The euphoria of time spent in saltwater and sand isn’t just for vacationers. Psychologist, Dr. Lena Dicken, is the brains (and beauty) behind Saltwater Sessions, a resilience-based therapy that takes place in – you guessed it – the ocean. Learn about this unique and powerful healing modality, plus a few life-lessons we can learn from it without ever stepping into the sea…
Q: Tell us about surf therapy in a nutshell…
A: I started Saltwater Sessions because I saw there was incredible potential for a new type of resilience-based therapy, which could be channeled through surfing. Life can be beautiful, awe inspiring and full of adventure and growth. It can also be frustrating, challenging and filled with ups and downs. Surfing also has the ability to be all of these things. Saltwater Sessions uses therapeutic principles mixed with mindfulness practice to help our participants learn to manage stress levels, improve emotional communication and increase endurance for getting through challenging situations.
Humans are hardwired to react positively to water. If you think about it, most of us flock to rivers, lakes and oceans when we want to relax and recharge. Spending time in nature affects our exhausted frontal lobe (which is responsible for planning and executive functions) by giving it a break. While the frontal lobe is relaxed, other parts of the brain that allow for pleasure and empathy can take the drivers seat.
Our brains and our nervous systems adapt to how we fill our days. If our days are filled with traffic, deadlines and emails, and we never take a break to let ourselves relax and let our minds be still, when we try, it feels impossible. By training our brains to calm down on a regular basis, it eventually feels normal and natural. People begin to crave it. But only after it has become a habit and our brains have adapted by creating new neural pathways. Many people quit meditation prematurely because it’s very challenging at first and they don’t give themselves adequate time to let their brains adapt.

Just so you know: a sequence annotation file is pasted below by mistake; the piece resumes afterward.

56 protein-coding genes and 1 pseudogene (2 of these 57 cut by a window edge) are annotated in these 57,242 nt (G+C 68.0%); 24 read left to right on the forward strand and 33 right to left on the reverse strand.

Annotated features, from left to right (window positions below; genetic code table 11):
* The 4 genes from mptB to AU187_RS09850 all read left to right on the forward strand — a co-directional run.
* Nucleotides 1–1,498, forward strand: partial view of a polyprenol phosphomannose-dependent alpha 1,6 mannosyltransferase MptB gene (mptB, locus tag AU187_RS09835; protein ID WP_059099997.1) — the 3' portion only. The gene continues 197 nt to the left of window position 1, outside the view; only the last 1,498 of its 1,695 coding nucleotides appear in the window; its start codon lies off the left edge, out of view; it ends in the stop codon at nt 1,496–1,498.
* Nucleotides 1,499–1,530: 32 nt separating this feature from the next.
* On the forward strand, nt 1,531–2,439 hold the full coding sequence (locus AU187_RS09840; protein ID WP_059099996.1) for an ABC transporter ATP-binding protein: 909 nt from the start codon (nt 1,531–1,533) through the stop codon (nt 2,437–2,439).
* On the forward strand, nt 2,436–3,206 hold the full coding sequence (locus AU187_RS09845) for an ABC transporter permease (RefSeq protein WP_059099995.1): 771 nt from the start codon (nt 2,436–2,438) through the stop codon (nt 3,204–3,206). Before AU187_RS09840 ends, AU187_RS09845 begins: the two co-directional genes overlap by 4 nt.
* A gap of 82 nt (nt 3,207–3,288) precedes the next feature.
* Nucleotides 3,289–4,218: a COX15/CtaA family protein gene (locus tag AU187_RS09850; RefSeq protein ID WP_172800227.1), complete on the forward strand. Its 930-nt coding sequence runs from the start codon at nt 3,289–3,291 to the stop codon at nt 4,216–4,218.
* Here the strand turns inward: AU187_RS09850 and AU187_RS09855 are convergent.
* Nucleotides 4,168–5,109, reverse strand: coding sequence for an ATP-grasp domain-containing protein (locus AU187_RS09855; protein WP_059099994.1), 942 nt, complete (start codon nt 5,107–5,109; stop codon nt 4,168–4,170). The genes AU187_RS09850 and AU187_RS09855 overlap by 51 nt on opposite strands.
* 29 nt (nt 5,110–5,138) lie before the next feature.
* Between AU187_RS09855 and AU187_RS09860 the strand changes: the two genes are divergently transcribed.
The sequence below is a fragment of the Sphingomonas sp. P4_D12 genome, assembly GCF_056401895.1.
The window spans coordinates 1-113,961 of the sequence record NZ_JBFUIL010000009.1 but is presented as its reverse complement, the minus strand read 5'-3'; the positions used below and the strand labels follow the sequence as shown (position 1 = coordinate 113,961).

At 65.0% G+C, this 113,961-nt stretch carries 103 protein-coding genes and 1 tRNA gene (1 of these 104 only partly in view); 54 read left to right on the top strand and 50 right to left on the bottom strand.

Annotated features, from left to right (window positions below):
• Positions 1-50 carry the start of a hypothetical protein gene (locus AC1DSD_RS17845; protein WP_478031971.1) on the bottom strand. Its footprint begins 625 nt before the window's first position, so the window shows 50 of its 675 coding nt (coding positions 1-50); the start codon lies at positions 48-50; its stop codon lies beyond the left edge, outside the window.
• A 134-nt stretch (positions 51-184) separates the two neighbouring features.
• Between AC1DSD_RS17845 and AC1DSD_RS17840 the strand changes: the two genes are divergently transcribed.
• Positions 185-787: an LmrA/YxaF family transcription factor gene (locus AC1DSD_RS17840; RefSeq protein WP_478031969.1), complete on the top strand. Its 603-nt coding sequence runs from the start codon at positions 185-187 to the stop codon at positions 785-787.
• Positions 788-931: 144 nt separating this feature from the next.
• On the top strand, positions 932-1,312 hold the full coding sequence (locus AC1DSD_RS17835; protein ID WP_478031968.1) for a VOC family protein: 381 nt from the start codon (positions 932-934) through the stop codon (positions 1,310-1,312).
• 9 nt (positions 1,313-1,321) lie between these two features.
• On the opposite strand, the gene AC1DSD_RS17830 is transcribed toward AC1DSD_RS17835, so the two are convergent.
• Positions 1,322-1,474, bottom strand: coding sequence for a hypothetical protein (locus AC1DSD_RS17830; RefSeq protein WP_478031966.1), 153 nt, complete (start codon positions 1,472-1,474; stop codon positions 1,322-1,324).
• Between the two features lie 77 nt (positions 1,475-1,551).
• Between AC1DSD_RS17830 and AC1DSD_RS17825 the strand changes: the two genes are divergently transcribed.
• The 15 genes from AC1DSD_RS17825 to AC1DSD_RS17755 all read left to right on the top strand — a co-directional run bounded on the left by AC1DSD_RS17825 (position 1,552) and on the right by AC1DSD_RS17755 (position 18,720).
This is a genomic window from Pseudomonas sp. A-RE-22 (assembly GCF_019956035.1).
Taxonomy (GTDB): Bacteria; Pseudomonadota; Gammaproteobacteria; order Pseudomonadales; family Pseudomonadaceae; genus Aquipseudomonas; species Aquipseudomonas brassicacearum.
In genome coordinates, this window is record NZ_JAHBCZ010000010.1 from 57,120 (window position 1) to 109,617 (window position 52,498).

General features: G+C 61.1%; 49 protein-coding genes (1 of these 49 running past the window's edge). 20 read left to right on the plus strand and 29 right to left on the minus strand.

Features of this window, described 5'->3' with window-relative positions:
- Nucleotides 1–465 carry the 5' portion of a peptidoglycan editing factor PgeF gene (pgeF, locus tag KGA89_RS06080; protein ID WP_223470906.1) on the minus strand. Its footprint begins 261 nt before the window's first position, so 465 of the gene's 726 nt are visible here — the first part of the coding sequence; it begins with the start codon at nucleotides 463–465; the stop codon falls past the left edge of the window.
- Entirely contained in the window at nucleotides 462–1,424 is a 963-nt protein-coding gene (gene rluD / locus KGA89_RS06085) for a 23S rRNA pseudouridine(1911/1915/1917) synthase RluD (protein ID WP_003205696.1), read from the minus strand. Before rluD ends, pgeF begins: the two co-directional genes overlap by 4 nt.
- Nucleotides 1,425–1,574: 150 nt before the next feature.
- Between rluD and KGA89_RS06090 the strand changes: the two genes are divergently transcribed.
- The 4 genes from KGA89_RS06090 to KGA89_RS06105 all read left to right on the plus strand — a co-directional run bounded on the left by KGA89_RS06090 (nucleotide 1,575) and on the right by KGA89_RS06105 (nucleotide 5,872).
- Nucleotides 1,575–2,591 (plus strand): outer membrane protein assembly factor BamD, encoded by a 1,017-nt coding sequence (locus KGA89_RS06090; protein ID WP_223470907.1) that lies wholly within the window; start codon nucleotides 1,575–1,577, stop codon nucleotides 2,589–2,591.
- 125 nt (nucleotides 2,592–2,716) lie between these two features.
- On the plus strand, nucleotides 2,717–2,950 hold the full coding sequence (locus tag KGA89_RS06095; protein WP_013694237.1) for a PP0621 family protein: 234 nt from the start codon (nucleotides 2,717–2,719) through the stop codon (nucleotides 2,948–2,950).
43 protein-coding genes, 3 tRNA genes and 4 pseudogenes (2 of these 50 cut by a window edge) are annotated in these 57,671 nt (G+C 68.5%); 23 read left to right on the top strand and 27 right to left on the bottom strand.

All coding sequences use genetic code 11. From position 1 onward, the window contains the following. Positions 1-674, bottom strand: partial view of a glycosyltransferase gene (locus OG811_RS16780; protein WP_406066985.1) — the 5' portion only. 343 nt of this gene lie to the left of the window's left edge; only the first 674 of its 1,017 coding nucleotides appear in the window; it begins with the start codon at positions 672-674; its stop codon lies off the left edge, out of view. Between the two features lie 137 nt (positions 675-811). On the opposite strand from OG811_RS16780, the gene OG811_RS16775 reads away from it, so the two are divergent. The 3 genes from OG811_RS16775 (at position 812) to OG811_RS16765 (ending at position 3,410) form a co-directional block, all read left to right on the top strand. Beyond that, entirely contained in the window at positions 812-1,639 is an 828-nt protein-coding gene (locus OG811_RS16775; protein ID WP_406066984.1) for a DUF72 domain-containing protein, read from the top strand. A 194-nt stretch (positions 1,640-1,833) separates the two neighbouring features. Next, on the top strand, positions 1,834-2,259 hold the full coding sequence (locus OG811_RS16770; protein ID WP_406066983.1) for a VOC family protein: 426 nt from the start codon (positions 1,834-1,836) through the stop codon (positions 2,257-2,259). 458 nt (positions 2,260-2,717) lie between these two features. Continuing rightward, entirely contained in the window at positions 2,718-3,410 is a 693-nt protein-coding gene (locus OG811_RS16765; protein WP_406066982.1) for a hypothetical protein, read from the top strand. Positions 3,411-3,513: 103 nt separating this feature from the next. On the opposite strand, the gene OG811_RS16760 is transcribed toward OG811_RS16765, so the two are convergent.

During sessions we spend equal time on our surfboards and on the sand. We discuss challenges we’re facing and how we relate to them. We go surf, and we take stock of all the feelings and emotions that come up in the water, then we process them back on the sand. Most of us think our fears are unique to us and that everyone else has it all together. This couldn’t be farther than the truth, and the group processing part of the program helps us understand this and not feel so alone. Through shared challenge, our participants also go through a bonding experience which helps us connect with others.
Q: Lena, you started your career far from the sand and surf wax. Tell us how you redirected your work to the beach.
A: I grew up on the East Coast but lived in Hawaii for several years in my twenties. I picked up surfing while living there, and it really changed everything. I had always loved the water and have been very active throughout my life, but through surfing I found a sense of strength, personal empowerment and joy that was completely new to me. I learned to surf on the north shore of Kauai and would get tossed around day after day. I was terrible at surfing for a long time, but I was completely addicted to the way I felt in the water and how I felt for the rest of my day afterwards. Over time I got the hang of it and went on to live, surf and travel through Mexico, Central America, Europe and Southeast Asia. Surfing gave me a pair of wings, which I credit to giving me the stamina to complete seven years of graduate school and weather the ups and downs of starting a business.
During my graduate training I interned at CLARE Foundation in Santa Monica, which is a low cost community addiction treatment center. The clinical director found out I was a surfer and asked me to create a therapeutic surfing program. I decided to channel the ways surfing had helped me into a program that could be used to help others. Along with creating the curriculum for the program, I concurrently decided to write a manual-based dissertation, which was a requirement for my doctoral program. I completed the manual and piloted the program, and I got a great response. My clinical director, dissertation chair and mentor all encouraged me to keep running the program after I completed my internship, and eventually it just made sense to turn it into a business. I still run the program through a few addiction centers throughout the area, but my main focus has turned to programs geared towards the general public.